In 1997 cracks were noticed in the chancel walls; surveyors and architects agreed that the roof was pushing the walls outwards, and that a tie was needed across the chancel to hold them firm. This was installed in June 2002 and immediately an improvement was detected. It is possible that 200 years ago, when the stained glass East window was erected, a wooden beam similar to others in the chancel had been removed on the grounds that the new window was partially hidden from view

So why is Newchurch so different for example from Dymchurch and Burmarsh, the other churches in the Benefice? There are no traces of Norman work as may be found in the other parishes, and this church is roughly 100 years younger than them, although as Newchurch was mentioned in the Domesday book, it is thought that possibly a wooden Saxon  church had been here on the site beforehand.

The answer is that it is thought that this church was built as a chantry about 1240, where monks could pray for the souls of their benefactors. The idea of giving money to a church, or for example, an altarpiece such as at Ghent, where the donors are depicted among other saints, and where prayers were said for the repose of their souls, was commonplace in the mediaeval period in particular by wealthy people who had no children. The three chancels would have been used for prayers, the monks paid for by money left for the purpose, and the rest of the building would have been mainly for the villagers and used as a village hall for a variety of purposes such as fairs and sales.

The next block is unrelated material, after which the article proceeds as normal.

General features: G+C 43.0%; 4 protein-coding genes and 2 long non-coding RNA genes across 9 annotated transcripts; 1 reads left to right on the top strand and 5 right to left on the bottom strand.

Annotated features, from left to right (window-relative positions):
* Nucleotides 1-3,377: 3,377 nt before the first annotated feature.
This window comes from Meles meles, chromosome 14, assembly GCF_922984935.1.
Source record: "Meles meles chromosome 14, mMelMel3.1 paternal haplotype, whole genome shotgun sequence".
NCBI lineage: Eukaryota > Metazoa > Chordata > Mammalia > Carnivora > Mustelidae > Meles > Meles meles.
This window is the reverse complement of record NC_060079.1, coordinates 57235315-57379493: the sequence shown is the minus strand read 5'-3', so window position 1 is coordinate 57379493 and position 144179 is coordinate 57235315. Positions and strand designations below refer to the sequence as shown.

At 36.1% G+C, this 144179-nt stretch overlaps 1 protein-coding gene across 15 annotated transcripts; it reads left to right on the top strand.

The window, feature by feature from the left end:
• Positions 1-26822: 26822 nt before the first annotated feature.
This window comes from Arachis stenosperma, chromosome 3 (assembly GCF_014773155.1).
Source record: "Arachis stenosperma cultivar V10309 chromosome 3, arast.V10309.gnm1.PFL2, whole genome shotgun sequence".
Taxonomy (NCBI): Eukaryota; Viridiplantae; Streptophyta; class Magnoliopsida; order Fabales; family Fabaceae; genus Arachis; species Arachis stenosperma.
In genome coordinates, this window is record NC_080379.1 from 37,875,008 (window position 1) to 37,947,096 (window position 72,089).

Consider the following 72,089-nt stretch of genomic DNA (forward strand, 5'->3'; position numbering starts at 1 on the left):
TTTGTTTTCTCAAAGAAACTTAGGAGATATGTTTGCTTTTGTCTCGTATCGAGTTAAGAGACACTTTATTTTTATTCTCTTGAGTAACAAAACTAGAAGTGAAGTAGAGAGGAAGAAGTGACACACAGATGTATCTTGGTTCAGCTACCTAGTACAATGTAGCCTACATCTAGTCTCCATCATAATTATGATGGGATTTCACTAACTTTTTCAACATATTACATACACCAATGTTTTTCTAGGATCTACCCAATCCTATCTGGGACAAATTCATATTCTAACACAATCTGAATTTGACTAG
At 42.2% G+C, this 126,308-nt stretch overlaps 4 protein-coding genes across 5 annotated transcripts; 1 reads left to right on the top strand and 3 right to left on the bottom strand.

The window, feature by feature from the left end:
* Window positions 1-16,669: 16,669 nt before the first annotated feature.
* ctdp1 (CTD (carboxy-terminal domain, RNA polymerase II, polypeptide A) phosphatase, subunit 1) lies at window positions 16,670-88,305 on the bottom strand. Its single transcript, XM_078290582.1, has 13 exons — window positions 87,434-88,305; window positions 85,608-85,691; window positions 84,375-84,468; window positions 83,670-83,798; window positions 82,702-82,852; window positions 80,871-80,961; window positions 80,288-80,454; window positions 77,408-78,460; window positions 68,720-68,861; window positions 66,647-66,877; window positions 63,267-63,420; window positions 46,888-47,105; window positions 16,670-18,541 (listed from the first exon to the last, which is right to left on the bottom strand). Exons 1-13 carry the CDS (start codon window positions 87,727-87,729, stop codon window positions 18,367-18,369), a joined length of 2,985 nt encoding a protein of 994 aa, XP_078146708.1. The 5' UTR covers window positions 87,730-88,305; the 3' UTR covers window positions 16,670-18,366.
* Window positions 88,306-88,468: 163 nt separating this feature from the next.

After the Reformation people learned to speak directly to God helped by the priest or rector, partly by exhortation from the pulpit. Here the pulpit was installed about 1600 and is of linenfold design. The font, which is towards the West end of the church, is eight-sided with decorations on several sides, the crossed keys of St. Peter, the sword of St. Paul, and three roses, two large roses of Yorkshire and Lancashire, and one Tudor rose,  giving the impression that it was installed at the end of the Wars of the Roses or during the reign of Henry VII, the first of the Tudor Monarchs.

Elegant eighteenth century script can be seen on panels either side of the door into the vestry: the Creed and the Lord’s Prayer flank the Ten Commandments.

Facing the West Door, looking at the tower, one feels apprehensive at the angle of the pillars and arch as they lean away from the church. These were built in the fifteenth century and after subsidence the project was abandoned. When it became clear that the land had settled, the tower was continued straight up, so looking at it outside from the north, it is apparent that it curves outward and then goes straight up. Looking out from the top, one feels quite perilous, as if there is nothing underneath! There are six bells: the tenor, fifth, fourth and third date from 1637; the second was added in 1845; and